“Please,” Yorishiro said.
“Thank you,” Adrian said as he waited for his host to serve the remaining three Chutoro pieces for himself and slip into his seat, then picking up his chopsticks, taking the napkin and placing it on his lap, Adrian took hold of the tuna, dipped the top into the soy, and relished its perfect texture, a blend of fat and muscle, holding together even as the saliva worked on the tuna, and without disintegrating, Adrian chewed the perfect sushi slow as his host did the same; in silence they relished the mixture of rice with the sushi as the salt of the soy hit their tongues, and when Adrian finished his, he placed his chopsticks down and took a sip of rice wine to wash it down.
“Yorishiro, thank you,” Adrian said, placing his rice wine back onto the cypress wood table and taking up his chopsticks again, he took another piece of the sushi into his mouth knowing it was an expensive cut, maybe even more expensive than most luxury cars, and as he devoured his second piece, all the questions he wanted to ask began to pour into his mind.
“May I ask some questions, Yorishiro?” Adrian asked.
“In time, Adrian. In time. Right now let me share with you who I am. My father, a descendent of Torii Tadamasa, a daimyo favoured by the Shogun, attacked Iwaki in the early seventeenth century, and destroyed the clan that gave the city its name. Today, I operate my keiretsu from Iwaki, the place where my descendants killed the Iwaki clan. In Shinto, Yorishiro is a thing possessed by a kami, a spirit. For instance, Adrian, my katana on the wall there, it is possessed by a spirit,” Yorishiro explained, pointing to a slender blade constructed of tamahagane to Adrian’s left hanging from two simple hooks.
“This spirit is a spirit of death. Since the war, I have built Japan weapons. I have grown rich, powerful, but I have made many enemies and have killed many people to secure my place, my family’s place, my children’s, and their children’s. I am sad to say, one of my children is dying, but I have another, a boy who lives in secret away from Japan, away from this dangerous place. Some people say I am a murderer. I say I am a warrior. I have followed you many years since I discovered your invention. There is something now, something I must share with you, Adrian. This is not easy for me, nor will it be easy for you to listen but you must, the time has come. My competitors, not just here in Japan, but across the globe, they have killed you Adrian, murdered you in cold blood for your knowledge: to possess what you have uncovered. I have cloned you, Adrian, twelve times, and this is the thirteenth time I have done so at great financial cost, great emotional cost, and professional cost. I have kept you alive hoping one day you and I meet, of course under better circumstances than this, but alas, here we are, together, and I have finally met a great man. All my life, I have searched for a great man, and you my friend, are a great man, and you do me much honour,” Yorishiro said, standing and pulling out a drawer from the wall, taking out another small stone ceramic bowl of rice wine, and taking it over to Adrian, he extended it to Adrian who accepted the wine and sipped the drink slow.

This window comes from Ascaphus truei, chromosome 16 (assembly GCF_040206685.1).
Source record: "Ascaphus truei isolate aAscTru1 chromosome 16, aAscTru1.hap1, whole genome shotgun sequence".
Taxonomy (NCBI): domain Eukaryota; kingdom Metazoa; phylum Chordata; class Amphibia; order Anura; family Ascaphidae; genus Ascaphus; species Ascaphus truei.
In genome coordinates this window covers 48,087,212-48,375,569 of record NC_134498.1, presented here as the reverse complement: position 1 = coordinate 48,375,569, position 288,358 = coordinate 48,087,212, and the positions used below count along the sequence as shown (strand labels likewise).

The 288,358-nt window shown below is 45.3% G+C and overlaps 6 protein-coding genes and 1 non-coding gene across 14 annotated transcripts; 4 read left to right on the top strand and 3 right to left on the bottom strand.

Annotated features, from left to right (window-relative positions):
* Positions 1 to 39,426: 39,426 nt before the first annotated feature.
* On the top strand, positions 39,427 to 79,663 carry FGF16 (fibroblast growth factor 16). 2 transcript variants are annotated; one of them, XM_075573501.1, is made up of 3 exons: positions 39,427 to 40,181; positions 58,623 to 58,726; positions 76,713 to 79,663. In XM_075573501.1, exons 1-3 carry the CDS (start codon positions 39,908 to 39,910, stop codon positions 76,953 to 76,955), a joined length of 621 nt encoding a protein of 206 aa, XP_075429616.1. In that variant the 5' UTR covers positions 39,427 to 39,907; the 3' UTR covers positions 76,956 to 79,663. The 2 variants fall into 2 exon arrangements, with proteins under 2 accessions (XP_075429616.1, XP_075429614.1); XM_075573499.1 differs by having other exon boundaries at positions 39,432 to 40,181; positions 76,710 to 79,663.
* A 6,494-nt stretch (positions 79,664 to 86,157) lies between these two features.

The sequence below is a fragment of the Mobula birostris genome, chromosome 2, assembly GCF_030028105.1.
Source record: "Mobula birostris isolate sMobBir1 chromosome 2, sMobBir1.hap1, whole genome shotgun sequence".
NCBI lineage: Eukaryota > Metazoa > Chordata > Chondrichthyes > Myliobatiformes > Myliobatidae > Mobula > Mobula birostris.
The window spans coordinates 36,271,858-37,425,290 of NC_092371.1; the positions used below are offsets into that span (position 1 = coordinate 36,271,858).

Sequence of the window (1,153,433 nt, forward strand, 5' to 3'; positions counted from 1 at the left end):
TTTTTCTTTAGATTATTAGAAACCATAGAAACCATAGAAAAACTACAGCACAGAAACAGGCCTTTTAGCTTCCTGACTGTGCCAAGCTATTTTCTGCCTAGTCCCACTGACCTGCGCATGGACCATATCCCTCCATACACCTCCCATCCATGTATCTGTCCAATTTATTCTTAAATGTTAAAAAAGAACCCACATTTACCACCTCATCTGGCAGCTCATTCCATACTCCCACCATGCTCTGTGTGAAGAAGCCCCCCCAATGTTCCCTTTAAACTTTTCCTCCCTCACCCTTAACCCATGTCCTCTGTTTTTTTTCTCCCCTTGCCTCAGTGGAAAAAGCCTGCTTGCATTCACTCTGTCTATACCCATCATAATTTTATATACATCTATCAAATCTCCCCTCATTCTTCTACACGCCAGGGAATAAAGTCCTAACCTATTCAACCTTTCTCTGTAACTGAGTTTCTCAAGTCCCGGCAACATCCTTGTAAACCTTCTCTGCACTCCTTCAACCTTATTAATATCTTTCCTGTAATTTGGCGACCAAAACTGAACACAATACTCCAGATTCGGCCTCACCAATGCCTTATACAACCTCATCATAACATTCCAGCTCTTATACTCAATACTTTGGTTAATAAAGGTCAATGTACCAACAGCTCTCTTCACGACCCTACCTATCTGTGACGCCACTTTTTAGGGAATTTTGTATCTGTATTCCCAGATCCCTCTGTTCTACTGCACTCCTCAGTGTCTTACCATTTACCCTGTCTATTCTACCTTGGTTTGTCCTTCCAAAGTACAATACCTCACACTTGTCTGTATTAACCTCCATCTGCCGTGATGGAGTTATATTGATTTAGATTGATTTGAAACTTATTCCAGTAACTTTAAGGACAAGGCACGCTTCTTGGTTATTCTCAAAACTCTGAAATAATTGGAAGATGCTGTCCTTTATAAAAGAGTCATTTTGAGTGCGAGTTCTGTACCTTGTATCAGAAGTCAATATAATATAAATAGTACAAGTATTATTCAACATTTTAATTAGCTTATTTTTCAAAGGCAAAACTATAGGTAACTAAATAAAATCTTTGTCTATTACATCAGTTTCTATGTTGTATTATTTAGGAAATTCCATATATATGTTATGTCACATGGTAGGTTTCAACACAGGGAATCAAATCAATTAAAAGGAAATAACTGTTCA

“You know about it then?” Adrian asked.
“Of course. It was me who worked the puppet strings, Adrian, helping you unlock your dream. I am your angel, Adrian, as you North Americans say, through back channels, it was one of my trusts that provided you your first couple million to develop the patent, and when you finished the patent, it was me who bought the patent to make you rich. Adrian, let me ask you, how has being a rich man been for you?”
“Not so good, Yorishiro,” Adrian replied.
“Not so good. No. Not so good, indeed. You are surrounded by enemies, Adrian.”
“What happened in Australia?”
“You were killed.”
“We are not entirely sure. There is a American military contract group, a collection of companies working on their own patent, based on yours, your brain mapping technology will change the world, Adrian, and they know I am involved, and instead of purchasing the technology from me to employ in their own weapons systems, they seek to steal it, Adrian. Steal it from me and kill you, erasing all memory of you,” Yorishiro replied.
“I was chased. Chased in the desert, somewhere in the north, after, after I found-”
“Her. Yes, your daughter, Dorothy.”
“She was just a clone.”
“Yes. Just a clone. So are you Adrian.”
“I am looking for the real her.”
“And Adrian, what if she no longer exists, this real Dorothy? What then?”
“Yes, what then?”
“I don’t know. I, I, I will kill those responsible. Kill all of them.”
“Yes. That is good. I will help you. My team and I, we do not know whether your girl remains alive, we are looking. I assure you, Adrian, I am doing everything I can for you.”
“Why? Why Yorishiro? Why are you helping me?”
“You are a great man, Adrian. That is why. You are greater than me. You built the future, a system to stabilize the Japanese economy through the use of brain mapping, this technology was already deployed by our air defense forces in a trial run just last month. And it worked, Adrian. It worked.”
“It does. And really well, I might add.”
“This is why you help me, because my invention works when so many others fail?”
“I have a recurring dream. It started about a year ago, my dream,” Adrian said.
“This dream of yours, share it with me?”